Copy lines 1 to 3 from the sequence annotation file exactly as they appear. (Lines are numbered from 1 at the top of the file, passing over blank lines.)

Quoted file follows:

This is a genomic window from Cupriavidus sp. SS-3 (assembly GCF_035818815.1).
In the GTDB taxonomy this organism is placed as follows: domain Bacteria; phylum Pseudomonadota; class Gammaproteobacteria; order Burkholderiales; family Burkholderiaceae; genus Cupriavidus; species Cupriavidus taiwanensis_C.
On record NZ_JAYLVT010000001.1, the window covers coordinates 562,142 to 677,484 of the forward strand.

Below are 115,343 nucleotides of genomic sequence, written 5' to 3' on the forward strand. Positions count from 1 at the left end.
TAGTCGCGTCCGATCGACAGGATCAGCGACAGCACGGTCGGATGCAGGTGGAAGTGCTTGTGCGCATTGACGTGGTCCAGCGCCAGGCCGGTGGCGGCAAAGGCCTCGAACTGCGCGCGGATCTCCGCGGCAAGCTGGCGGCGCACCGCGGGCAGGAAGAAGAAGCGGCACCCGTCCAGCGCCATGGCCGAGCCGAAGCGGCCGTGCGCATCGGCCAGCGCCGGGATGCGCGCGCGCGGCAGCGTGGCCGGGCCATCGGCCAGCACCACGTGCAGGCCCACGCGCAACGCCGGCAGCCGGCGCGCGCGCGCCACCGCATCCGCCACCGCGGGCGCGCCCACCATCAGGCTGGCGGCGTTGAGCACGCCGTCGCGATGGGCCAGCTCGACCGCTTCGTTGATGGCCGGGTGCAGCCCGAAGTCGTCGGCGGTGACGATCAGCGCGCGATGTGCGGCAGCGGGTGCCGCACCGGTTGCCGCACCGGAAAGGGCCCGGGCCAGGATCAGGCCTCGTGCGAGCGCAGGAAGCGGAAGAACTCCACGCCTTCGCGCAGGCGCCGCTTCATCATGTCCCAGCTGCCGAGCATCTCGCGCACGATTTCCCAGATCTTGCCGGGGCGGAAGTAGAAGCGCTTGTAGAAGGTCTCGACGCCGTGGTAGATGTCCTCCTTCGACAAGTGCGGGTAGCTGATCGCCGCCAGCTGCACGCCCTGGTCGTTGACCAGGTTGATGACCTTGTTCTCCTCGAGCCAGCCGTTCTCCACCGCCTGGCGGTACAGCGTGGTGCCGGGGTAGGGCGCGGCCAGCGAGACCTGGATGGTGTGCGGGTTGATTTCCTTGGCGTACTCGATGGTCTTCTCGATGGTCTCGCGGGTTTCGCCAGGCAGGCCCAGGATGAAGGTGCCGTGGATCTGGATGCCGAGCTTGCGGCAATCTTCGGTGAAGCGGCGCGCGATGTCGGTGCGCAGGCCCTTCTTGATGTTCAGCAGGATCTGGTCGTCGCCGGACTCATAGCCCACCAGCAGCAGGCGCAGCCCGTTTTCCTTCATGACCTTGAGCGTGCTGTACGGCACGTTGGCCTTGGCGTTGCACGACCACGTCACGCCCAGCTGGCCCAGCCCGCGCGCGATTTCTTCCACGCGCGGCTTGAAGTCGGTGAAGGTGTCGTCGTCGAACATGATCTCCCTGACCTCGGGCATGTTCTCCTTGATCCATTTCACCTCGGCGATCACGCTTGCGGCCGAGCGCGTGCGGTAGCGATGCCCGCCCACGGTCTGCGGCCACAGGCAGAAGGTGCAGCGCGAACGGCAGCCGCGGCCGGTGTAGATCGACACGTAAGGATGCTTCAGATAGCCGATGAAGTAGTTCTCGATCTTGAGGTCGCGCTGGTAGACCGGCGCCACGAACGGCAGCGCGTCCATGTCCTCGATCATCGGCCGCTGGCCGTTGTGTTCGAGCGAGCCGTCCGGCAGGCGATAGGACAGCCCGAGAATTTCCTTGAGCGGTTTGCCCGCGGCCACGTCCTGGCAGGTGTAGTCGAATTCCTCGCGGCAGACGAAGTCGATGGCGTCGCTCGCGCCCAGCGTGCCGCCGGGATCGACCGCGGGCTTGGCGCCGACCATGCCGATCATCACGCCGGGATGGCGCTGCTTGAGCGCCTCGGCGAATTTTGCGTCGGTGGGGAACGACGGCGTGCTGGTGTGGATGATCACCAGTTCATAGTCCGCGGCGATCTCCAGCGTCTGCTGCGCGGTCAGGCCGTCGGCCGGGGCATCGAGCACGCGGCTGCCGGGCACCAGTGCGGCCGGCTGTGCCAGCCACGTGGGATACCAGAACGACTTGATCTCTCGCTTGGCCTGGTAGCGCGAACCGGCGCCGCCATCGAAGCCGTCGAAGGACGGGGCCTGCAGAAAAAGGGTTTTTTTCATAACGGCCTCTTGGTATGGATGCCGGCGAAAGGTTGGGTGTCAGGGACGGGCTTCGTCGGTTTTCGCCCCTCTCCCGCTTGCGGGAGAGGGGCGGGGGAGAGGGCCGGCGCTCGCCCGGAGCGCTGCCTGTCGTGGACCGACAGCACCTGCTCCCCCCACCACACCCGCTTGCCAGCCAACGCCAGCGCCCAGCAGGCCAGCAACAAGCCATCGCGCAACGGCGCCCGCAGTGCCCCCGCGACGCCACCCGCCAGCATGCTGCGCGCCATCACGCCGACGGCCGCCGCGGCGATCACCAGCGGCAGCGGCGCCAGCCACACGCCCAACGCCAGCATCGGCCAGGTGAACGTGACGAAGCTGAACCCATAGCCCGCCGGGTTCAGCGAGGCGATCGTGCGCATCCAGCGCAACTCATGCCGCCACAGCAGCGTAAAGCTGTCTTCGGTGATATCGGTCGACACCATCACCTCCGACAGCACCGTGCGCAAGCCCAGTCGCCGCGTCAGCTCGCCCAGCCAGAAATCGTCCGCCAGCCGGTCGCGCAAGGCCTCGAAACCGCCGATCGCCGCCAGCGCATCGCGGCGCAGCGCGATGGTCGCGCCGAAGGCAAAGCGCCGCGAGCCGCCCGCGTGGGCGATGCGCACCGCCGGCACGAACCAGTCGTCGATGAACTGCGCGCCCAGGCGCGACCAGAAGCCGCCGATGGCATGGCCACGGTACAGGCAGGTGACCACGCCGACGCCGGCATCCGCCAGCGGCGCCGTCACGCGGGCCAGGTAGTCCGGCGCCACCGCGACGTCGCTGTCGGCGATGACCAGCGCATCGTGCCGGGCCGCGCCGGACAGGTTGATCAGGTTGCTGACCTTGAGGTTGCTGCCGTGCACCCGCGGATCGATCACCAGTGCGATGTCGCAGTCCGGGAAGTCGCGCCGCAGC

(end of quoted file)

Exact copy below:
This is a genomic window from Cupriavidus sp. SS-3 (assembly GCF_035818815.1).
In the GTDB taxonomy this organism is placed as follows: domain Bacteria; phylum Pseudomonadota; class Gammaproteobacteria; order Burkholderiales; family Burkholderiaceae; genus Cupriavidus; species Cupriavidus taiwanensis_C.
On record NZ_JAYLVT010000001.1, the window covers coordinates 562,142 to 677,484 of the forward strand.